Hi everyone,

So, finally I have finalized the blog entry to talk about my experience with EduBridge in Mumbai, India, during the month of April 2015 as part of SAP Social Sabbatical.

Who is EduBridge? EduBridge is an organization that focuses on building employable skills in rural and semi-urban youth in India through quality training, and providing them with jobs and a livelihood upon training completion. Additionally, Edubridge trains college age youth to build employable skills and also provides corporate training to junior and mid-level staff at organizations and corporations all over the country.

EduBridge is an organization started by a group of Indian Institute of Management (IIM) alumni and professors in October 2009 and it is headquartered in Mumbai, India. It aims at furthering the government’s objective of developing employable skills among the youth and connecting them with job opportunities within Corporate India by connecting corporates with talent from semi-urban and rural areas and vice versa.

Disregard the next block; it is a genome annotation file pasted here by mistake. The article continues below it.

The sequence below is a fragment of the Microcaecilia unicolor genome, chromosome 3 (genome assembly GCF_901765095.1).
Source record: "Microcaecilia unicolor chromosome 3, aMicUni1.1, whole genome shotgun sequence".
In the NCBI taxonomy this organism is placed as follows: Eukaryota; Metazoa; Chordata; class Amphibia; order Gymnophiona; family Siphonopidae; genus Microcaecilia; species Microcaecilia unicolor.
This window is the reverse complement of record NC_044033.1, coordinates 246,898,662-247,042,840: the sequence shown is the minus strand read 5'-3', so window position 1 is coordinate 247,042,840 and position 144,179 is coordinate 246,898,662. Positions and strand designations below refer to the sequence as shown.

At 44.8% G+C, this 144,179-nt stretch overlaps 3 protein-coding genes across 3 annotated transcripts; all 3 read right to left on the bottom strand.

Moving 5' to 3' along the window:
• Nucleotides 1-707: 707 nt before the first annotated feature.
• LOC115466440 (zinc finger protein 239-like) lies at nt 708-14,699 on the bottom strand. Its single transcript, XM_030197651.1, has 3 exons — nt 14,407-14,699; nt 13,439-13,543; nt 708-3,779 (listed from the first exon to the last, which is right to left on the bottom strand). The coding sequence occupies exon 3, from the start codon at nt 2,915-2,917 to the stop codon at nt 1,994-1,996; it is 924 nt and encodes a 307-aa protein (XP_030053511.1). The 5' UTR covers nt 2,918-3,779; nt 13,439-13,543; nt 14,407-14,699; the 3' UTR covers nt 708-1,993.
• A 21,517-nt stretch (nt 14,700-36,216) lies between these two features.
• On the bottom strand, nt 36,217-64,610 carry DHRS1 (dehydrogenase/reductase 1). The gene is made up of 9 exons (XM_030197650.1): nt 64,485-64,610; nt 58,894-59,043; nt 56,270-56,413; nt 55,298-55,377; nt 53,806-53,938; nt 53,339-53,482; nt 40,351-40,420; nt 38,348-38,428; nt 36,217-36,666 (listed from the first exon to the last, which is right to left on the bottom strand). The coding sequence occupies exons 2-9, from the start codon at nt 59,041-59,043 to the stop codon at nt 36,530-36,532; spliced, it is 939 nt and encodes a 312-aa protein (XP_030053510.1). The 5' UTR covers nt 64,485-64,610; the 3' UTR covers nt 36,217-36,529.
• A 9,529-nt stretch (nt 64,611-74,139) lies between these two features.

With this, it has partnered with and has been approved by the National Skill Development Corporation (NSDC), an entity setup under the Ministry of Finance, Government of India. NSDC is a public-private partnership tasked with funding and directing private skilling programs.

I will write more about EduBridge and their work later.

Corporate Social Responsibility at SAP and the Social Sabbatical program